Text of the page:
Promare's DVD release cover, featuring Lio (left) and Galo (right).

Promare's Characterization

Aside from the symbolism behind the Burnish (who stand in for real-life injustices much like X-Men mutants), the chemistry between Galo and Lio is what really moves the plot forward in my opinion. Compared to his fellow citizens, Galo is almost a little too naive, taking Lio at his word rather than questioning his motivations. This somewhat hampers the plot and makes Galo's change of heart seem rushed, but develops him far beyond the hothead he first appears to be. Similarly, Lio's willingness to see Galo as an ally shows that his anger is with the system humans have created, not humans themselves. While Lio initially came across as the more sympathetic character to me, I grew to love both of them and wholeheartedly cheered them on.

We can't talk about their chemistry, however, without talking about the fans' responses to it. While Promare prioritizes action over romance, Lio and Galo's admittedly excellent dynamic led them to become one of anime's favorite new couples practically overnight. Though I don't engage much in the shipping community, I admit to being one of many people who see romantic subtext in their interactions. One scene in particular with them plays off classic fairy tale vibes, and arguably skirts straight over subtext as much as it can without a direct love confession.

Unfortunately, Promare's vast ensemble of characters tend not to shine as much as its two heroes. Galo's firefighter coworkers are endearing enough, but seem relatively undeveloped, with only one receiving anything close to significant development. Its attempts to humanize the real villains of the story fall much flatter than its humanization of the Burnish. However, Lio and Galo alone are just fascinating enough to command the entire movie, even without a particularly interesting background cast.

A fiery background in Promare.
A fiery background in Promare.

Promare's Animation

Promare stands out from other anime with its detailed, yet stylized animation. Rather, it seems to be far more akin to Into the Spider-Verse, with its intensely bright coloring and neon depictions of city skylines. Both strike me as having an almost "retro" feel to them, embracing the aesthetics of comic books (in Spider-Verse's case) or Saturday morning cartoons (in Promare's case). Seeing firefighters climb into giant robots for the first time almost made me feel like I was watching a higher-budget version of the cartoons I enjoyed as a child, both in the concept and the frenetic pace Promare takes. This sort of stylization, to me at least, is immensely nostalgic, and I enjoyed seeing it just as much as I did when I was young.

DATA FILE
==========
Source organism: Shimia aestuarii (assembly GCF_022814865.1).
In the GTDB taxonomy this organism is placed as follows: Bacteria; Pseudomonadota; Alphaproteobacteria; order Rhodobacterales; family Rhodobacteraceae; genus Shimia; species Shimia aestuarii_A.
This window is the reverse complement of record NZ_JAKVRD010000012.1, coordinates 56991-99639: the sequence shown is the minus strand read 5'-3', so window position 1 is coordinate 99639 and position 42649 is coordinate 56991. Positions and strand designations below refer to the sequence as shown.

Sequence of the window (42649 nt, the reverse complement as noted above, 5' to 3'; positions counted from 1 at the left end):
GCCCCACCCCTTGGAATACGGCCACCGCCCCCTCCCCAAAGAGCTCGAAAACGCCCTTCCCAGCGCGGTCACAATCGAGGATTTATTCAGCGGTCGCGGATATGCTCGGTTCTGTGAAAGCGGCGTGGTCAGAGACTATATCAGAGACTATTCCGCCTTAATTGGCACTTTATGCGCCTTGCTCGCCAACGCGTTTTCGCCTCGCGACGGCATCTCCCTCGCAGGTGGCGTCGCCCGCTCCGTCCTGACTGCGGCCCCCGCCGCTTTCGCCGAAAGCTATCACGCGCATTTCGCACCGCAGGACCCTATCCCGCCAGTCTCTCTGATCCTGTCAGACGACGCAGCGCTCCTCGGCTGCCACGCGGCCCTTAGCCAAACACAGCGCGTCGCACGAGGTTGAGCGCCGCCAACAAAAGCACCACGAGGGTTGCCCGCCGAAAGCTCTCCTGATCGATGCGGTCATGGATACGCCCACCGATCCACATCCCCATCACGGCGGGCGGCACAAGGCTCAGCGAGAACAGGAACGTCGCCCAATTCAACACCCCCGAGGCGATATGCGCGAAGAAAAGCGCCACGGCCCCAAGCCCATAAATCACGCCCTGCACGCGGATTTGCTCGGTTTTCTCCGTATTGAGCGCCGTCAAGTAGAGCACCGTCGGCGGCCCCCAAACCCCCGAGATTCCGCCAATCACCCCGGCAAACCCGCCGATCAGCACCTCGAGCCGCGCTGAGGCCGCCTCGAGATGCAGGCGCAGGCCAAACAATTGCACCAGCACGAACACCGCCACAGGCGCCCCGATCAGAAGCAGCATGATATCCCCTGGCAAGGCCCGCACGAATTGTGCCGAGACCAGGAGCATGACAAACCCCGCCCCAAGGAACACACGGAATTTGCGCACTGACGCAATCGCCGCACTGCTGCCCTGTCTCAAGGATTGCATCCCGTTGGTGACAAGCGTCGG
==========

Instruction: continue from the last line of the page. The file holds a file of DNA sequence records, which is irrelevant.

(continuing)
What makes the color scheme especially interesting to me is that, in Promare, fire is always pink. Not only does this emphasize the almost supernatural beauty humans see in fire, but it also helps the animators successfully portray it without needing to worry about making it seem realistic. (Fully realistic fire is a common complaint of animators for the amount of shading it requires, and I appreciate Studio Trigger's attempt to give its animators a little less trouble. Plus, neon pink fire is a surprisingly cool aesthetic, to the point where a city on fire instead made me think, "That'd make a neat wallpaper.")

All in all, Promare is equally action-packed and thought-provoking, never letting the audience dwell on one dilemma for too long. Whether it's the animation, characterization, or plot, at least one thing from this movie will capture you and refuse to let you go.